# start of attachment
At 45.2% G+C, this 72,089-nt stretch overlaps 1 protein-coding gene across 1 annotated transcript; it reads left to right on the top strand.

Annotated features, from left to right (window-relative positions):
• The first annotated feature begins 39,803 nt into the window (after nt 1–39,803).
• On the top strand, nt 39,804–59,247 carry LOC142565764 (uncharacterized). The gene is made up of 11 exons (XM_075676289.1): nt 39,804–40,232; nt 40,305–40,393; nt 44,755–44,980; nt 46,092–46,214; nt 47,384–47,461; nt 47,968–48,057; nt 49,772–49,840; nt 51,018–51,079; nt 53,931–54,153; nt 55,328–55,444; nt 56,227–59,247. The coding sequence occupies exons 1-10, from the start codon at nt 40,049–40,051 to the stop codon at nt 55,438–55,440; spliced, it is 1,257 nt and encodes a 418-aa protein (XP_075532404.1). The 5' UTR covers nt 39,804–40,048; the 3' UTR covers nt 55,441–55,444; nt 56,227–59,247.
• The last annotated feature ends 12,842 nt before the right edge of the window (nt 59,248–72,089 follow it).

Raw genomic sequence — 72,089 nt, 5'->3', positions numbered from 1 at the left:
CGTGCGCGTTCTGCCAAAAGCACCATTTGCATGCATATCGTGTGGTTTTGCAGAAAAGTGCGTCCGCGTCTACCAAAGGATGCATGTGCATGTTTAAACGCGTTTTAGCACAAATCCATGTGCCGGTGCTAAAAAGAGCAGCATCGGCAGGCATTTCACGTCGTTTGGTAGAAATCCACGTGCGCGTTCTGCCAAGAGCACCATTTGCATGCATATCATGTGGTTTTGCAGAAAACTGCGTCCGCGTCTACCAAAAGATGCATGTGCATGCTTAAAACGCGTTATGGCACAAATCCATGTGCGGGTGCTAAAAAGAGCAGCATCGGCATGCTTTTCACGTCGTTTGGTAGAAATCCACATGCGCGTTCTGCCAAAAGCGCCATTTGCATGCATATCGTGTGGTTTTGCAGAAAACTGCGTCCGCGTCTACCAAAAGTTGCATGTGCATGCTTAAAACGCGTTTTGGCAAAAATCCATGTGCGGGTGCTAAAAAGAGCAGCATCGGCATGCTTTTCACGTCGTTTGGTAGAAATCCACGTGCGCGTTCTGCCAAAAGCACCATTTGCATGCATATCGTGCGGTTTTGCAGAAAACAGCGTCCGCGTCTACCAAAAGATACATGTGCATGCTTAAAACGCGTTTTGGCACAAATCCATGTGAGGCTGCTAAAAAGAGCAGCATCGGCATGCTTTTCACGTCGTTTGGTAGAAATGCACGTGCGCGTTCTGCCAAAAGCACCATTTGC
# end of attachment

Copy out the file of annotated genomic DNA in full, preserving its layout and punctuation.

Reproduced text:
At 45.2% G+C, this 72,089-nt stretch overlaps 1 protein-coding gene across 1 annotated transcript; it reads left to right on the top strand.

Annotated features, from left to right (window-relative positions):
• The first annotated feature begins 39,803 nt into the window (after nt 1–39,803).
• On the top strand, nt 39,804–59,247 carry LOC142565764 (uncharacterized). The gene is made up of 11 exons (XM_075676289.1): nt 39,804–40,232; nt 40,305–40,393; nt 44,755–44,980; nt 46,092–46,214; nt 47,384–47,461; nt 47,968–48,057; nt 49,772–49,840; nt 51,018–51,079; nt 53,931–54,153; nt 55,328–55,444; nt 56,227–59,247. The coding sequence occupies exons 1-10, from the start codon at nt 40,049–40,051 to the stop codon at nt 55,438–55,440; spliced, it is 1,257 nt and encodes a 418-aa protein (XP_075532404.1). The 5' UTR covers nt 39,804–40,048; the 3' UTR covers nt 55,441–55,444; nt 56,227–59,247.
• The last annotated feature ends 12,842 nt before the right edge of the window (nt 59,248–72,089 follow it).

Raw genomic sequence — 72,089 nt, 5'->3', positions numbered from 1 at the left:
CGTGCGCGTTCTGCCAAAAGCACCATTTGCATGCATATCGTGTGGTTTTGCAGAAAAGTGCGTCCGCGTCTACCAAAGGATGCATGTGCATGTTTAAACGCGTTTTAGCACAAATCCATGTGCCGGTGCTAAAAAGAGCAGCATCGGCAGGCATTTCACGTCGTTTGGTAGAAATCCACGTGCGCGTTCTGCCAAGAGCACCATTTGCATGCATATCATGTGGTTTTGCAGAAAACTGCGTCCGCGTCTACCAAAAGATGCATGTGCATGCTTAAAACGCGTTATGGCACAAATCCATGTGCGGGTGCTAAAAAGAGCAGCATCGGCATGCTTTTCACGTCGTTTGGTAGAAATCCACATGCGCGTTCTGCCAAAAGCGCCATTTGCATGCATATCGTGTGGTTTTGCAGAAAACTGCGTCCGCGTCTACCAAAAGTTGCATGTGCATGCTTAAAACGCGTTTTGGCAAAAATCCATGTGCGGGTGCTAAAAAGAGCAGCATCGGCATGCTTTTCACGTCGTTTGGTAGAAATCCACGTGCGCGTTCTGCCAAAAGCACCATTTGCATGCATATCGTGCGGTTTTGCAGAAAACAGCGTCCGCGTCTACCAAAAGATACATGTGCATGCTTAAAACGCGTTTTGGCACAAATCCATGTGAGGCTGCTAAAAAGAGCAGCATCGGCATGCTTTTCACGTCGTTTGGTAGAAATGCACGTGCGCGTTCTGCCAAAAGCACCATTTGC